On 15 September 2021, the Mexican Ministry of Economy reported that it had successfully defended a claim brought by satellite giant Eutelsat in an arbitration before the International Centre for Settlement of Investment Disputes (“ICSID”).
According to media reports, Eutelsat’s claim related to the obligation Mexico had imposed on SatMex – which Eutelsat purchased in 2014 – to reserve portions of its satellite spectrum for guard bands and for Government use. The arbitration was reportedly commenced by Eutelsat in August 2017 under the France-Mexico bilateral investment treaty. Relying on the broad protections available in that treaty, Eutelsat had argued that the Government’s spectrum allocation obligations discriminated against its investment as compared to competitors. According to the Mexican Government, the tribunal recently dismissed those claims, with costs awarded to Mexico.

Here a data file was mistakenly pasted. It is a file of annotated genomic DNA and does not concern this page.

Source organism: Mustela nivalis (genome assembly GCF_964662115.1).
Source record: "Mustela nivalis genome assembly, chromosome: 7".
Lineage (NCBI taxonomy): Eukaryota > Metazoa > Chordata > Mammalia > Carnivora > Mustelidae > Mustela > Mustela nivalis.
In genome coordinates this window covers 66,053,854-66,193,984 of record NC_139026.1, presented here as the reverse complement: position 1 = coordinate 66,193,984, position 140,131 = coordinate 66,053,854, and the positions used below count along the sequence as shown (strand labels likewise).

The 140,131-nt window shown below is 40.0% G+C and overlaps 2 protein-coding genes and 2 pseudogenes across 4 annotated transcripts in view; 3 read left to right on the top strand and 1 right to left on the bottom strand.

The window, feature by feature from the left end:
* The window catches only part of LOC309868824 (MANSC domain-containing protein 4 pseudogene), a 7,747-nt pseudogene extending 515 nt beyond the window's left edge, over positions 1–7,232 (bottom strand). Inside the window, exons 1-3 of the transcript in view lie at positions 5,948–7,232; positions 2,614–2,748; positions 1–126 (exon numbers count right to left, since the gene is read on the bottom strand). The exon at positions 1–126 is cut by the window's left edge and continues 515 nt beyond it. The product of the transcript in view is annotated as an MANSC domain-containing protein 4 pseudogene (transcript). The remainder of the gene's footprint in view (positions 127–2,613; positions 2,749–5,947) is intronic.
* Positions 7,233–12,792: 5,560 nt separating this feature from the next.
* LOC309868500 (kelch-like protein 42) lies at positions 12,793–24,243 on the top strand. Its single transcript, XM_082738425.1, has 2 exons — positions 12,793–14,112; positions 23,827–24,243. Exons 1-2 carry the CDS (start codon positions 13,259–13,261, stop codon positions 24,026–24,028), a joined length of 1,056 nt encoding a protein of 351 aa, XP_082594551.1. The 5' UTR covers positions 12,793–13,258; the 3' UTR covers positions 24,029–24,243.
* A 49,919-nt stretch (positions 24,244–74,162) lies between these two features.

Satellites and space operations are projected to increase in a manifold way in the coming years. The industry is also subject to a significant amount of Government regulation, only beginning with the terms by which satellite spectrum is awarded to private operators. Undoubtedly, this will continue to give rise to significant disputes between Governments and private satellite operators (and other space companies), including under the terms of so-called investment protection treaties or bilateral investment treaties. These treaties may provide some space companies with the right to initiate investor-State arbitration against Governments for redress of their alleged rights.
To date, for instance, as is available in the public sphere, satellite-based claims have led to three sets of investor-State arbitration disputes: (a) Eutelsat’s claim against Mexico; (b) a series of claims by Mauritian and Singaporean companies against India arising out of the annulment of a satellite lease contract between Devas Multimedia and the Indian-government-owned Antrix Corporation; and (c) claims for satellite interference brought against Egypt by Al Jazeera. Volterra Fietta lawyers have been senior counsel to at least some of the parties in two of those three instances.